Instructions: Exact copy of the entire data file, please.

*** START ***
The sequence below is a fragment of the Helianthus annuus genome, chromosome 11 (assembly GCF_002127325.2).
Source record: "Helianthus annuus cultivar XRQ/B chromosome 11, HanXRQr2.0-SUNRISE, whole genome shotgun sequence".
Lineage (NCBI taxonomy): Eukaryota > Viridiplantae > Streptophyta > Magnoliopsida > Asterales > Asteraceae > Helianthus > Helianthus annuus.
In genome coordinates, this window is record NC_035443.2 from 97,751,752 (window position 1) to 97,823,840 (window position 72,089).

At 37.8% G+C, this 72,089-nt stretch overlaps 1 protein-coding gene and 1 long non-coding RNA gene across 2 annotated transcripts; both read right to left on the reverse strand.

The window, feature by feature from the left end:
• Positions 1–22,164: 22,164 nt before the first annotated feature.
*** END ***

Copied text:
The sequence below is a fragment of the Helianthus annuus genome, chromosome 11 (assembly GCF_002127325.2).
Source record: "Helianthus annuus cultivar XRQ/B chromosome 11, HanXRQr2.0-SUNRISE, whole genome shotgun sequence".
Lineage (NCBI taxonomy): Eukaryota > Viridiplantae > Streptophyta > Magnoliopsida > Asterales > Asteraceae > Helianthus > Helianthus annuus.
In genome coordinates, this window is record NC_035443.2 from 97,751,752 (window position 1) to 97,823,840 (window position 72,089).

At 37.8% G+C, this 72,089-nt stretch overlaps 1 protein-coding gene and 1 long non-coding RNA gene across 2 annotated transcripts; both read right to left on the reverse strand.

The window, feature by feature from the left end:
• Positions 1–22,164: 22,164 nt before the first annotated feature.